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Hope arrives in Tianjin shantytown

Updated: 2013-12-29 22:18

Wang Jinsheng, who lives in a shanty area in downtown Tianjin, said Premier Li Keqiang’s promise of an apartment next year has “set his mind at ease”.

Wang has lived in the impoverished Xiyuzhuang community in Tianjin for over three decades. His family, which consists of a wife and son, lives in a room of about 10 square meters. They built another small room next to their own for when their son grows up and has a family of his own.

Li, who visited the community on Friday during his one-day trip to the city, promised Xiyuzhuang residents like Wang that they will be able to move into new apartments in the next year.

"We have been waiting and waiting and waiting for so many years. There were rumors about rebuilding but they never turned out to be true,” Wang, in his late 50s said.

"But I know the waiting will be over this time.”

In the courtyard where Wang lives, a single kitchen is shared by five families.

"At cooking time, we take turns using the stove. We dare not use an electric oven in case it triggers a fire or causes a power failure,” he said.

Cooking is still not the most annoying issue for Wang. He said his family must share two public toilets with hundreds of other Xiyuzhuang families, “no matter in freezing winter or scorching summertime”.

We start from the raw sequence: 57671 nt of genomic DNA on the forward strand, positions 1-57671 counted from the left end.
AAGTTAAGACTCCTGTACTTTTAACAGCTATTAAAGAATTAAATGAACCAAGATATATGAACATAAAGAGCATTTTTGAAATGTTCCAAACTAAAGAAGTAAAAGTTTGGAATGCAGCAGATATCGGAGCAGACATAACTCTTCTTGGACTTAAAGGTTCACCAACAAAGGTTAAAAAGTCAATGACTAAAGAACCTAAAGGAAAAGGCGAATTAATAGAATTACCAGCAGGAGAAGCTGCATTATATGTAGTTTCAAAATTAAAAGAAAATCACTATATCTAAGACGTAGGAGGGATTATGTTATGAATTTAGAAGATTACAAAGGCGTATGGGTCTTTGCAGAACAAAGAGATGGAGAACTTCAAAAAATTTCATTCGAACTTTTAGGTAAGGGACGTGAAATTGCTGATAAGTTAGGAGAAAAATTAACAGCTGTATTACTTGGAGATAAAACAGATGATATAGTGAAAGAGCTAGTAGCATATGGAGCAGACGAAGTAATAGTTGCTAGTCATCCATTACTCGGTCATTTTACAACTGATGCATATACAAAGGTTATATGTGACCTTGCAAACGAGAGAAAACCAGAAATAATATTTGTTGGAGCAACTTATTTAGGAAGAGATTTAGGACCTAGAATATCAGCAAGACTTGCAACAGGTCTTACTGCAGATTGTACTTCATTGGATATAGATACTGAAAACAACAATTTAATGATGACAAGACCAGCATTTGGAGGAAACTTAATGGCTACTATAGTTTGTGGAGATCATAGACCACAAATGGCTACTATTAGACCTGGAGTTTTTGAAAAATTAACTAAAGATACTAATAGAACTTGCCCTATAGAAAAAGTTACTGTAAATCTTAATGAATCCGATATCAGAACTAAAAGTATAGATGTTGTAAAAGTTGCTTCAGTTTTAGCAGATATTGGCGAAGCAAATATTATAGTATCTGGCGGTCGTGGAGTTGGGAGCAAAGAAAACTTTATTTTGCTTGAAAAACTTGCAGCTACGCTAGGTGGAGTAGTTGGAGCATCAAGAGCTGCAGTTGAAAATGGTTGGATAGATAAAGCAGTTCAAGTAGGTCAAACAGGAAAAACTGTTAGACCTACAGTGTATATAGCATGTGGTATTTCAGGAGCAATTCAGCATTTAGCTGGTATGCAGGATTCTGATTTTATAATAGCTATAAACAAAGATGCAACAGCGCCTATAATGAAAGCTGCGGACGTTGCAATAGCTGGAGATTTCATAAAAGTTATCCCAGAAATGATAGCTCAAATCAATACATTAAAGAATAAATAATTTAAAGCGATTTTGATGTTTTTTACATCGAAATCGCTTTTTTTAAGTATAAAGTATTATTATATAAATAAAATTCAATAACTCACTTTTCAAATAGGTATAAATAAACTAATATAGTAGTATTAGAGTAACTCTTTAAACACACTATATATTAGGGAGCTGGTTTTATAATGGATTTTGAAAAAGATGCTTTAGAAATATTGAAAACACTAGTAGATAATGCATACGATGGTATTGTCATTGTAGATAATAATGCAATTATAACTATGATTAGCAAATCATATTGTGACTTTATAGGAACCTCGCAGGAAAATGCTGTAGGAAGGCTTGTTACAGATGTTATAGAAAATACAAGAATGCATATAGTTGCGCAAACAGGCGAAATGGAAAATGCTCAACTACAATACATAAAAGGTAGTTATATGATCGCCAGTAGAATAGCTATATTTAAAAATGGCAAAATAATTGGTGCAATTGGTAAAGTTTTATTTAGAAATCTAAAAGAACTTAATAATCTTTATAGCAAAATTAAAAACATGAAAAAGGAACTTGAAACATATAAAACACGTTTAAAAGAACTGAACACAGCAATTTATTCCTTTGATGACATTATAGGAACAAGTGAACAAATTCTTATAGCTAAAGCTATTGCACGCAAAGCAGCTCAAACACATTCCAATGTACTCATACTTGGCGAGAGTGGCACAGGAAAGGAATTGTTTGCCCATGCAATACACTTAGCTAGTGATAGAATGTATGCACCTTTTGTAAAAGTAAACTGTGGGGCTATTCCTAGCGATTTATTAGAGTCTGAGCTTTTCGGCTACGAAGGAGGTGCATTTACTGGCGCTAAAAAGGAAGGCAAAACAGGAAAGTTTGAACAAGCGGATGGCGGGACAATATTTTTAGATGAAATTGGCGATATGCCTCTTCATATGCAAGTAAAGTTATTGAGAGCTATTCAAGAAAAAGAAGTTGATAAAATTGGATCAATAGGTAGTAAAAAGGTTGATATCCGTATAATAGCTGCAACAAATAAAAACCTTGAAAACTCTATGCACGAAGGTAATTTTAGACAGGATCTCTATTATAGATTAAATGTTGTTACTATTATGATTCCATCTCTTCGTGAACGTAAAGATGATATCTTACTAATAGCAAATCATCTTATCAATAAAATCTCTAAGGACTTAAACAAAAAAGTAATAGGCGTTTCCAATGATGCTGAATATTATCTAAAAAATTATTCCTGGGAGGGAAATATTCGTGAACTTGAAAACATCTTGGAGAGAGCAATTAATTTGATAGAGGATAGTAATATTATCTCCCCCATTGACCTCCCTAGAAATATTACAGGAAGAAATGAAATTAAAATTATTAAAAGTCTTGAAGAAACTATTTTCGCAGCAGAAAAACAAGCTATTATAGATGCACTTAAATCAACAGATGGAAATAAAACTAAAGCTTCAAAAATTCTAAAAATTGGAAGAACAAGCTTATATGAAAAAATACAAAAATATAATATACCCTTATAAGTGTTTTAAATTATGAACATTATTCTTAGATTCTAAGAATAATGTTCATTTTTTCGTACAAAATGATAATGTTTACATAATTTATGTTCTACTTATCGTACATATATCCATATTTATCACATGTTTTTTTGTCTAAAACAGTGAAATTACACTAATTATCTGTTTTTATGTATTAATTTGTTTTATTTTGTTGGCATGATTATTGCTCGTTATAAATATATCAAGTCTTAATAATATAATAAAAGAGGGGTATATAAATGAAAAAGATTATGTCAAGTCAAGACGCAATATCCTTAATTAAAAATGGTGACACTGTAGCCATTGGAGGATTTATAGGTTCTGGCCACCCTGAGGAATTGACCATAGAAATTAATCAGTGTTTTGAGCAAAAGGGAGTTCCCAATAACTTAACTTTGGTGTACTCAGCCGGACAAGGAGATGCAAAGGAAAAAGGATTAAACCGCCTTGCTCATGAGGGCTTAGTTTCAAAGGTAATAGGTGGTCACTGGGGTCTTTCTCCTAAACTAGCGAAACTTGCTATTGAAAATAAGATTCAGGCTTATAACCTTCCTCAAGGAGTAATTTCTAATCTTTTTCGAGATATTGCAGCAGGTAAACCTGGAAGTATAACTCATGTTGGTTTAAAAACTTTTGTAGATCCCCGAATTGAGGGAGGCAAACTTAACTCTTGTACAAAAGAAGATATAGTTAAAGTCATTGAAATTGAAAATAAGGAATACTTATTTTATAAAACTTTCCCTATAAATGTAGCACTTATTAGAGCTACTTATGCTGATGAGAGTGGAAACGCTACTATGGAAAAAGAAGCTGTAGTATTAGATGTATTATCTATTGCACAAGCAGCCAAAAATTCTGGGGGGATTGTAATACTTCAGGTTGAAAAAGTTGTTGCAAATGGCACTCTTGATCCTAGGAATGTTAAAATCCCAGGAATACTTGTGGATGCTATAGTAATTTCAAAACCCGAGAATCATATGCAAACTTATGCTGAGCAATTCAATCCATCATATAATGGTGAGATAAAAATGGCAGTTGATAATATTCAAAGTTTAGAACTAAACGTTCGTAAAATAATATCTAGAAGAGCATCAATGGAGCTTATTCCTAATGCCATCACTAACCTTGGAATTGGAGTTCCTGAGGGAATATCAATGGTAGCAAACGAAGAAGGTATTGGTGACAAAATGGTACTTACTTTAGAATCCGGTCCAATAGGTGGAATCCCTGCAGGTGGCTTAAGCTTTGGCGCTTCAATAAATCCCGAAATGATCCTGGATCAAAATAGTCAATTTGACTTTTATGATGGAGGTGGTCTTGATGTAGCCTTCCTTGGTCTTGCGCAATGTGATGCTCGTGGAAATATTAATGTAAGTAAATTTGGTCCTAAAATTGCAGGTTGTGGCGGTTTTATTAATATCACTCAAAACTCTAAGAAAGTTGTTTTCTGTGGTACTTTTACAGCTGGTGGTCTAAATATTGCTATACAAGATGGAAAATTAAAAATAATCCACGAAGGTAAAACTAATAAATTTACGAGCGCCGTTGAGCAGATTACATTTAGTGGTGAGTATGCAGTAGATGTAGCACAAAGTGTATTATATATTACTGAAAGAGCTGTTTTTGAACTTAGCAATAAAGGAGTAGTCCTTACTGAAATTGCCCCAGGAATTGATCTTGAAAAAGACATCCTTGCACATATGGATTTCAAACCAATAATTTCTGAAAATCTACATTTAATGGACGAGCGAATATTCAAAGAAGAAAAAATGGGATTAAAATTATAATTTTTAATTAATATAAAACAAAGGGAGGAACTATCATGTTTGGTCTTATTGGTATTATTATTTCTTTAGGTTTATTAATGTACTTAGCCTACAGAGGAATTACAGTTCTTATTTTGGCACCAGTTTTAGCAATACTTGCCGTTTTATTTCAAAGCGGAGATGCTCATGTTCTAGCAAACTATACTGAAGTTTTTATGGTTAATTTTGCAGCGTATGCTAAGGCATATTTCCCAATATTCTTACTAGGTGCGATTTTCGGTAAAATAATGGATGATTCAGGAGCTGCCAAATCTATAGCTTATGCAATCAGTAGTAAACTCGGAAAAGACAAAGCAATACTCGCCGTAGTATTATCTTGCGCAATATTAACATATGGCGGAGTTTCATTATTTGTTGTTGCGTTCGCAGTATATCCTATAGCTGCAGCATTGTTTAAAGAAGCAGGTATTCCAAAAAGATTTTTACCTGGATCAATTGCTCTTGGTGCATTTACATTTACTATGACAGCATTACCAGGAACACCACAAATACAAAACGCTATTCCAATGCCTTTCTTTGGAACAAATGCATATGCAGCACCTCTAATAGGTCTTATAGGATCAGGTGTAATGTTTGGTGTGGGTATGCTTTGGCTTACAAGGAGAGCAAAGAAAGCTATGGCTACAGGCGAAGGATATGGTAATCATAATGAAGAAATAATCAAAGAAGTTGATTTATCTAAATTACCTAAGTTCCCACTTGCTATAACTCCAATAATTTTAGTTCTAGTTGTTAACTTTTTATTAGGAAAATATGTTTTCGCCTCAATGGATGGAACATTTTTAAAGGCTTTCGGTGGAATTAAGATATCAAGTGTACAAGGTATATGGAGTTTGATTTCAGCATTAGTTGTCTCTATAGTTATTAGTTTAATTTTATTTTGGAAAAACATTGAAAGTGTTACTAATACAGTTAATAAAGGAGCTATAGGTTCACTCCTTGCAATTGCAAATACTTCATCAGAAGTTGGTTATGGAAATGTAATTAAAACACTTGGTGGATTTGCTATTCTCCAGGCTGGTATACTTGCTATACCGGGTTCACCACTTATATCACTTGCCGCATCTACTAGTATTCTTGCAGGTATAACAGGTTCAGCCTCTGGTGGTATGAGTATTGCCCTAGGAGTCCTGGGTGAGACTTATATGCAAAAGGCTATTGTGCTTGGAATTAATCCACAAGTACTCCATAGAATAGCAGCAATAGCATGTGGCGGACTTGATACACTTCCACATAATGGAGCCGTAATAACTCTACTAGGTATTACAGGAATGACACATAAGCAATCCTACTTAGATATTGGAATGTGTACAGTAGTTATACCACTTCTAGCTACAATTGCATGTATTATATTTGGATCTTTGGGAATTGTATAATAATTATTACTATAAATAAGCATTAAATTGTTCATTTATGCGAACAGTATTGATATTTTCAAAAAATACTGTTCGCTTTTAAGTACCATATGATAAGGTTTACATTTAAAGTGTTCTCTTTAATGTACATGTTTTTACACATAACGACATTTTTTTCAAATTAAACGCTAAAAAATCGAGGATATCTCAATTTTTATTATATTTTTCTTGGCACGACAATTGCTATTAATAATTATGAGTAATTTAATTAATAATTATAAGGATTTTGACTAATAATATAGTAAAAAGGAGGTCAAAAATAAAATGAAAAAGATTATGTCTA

"My biggest hope is that my granddaughter can grow up in a bright and spacious home, not a place like this,” Wang said.

The Xiyuzhuang community, which covers 64 hectares, accommodates more than 9,500 households with 20,000 residents.

As one of the oldest shanty areas in the city, low-income households make up more than 20 percent of its residents.Many local people live with their parents and grandparents under one roof.

The rebuilding of Xiyuzhuang has been planned for at least a decade.

The work was never carried out, said Liu Qiuhua, head of the community committee, because there were no real estate developers willing to take on the project.

"It is more difficult than other shanty rebuilding project since Xiyuzhuang covers a relatively large area with many poor residents, so the developer has to pay a lot of compensation for the resettlement,” she said.

Li said government agencies will increase investment in the rebuilding of shanty areas in urban China because they are projects that provide social stability for the underprivileged. The premier also encouraged private companies to take part in the resettlement of residents.

The resettlement of Xiyuzhuang began in July and is expected to be completed next year.

Li Xiang in Tianjin contributed to this story.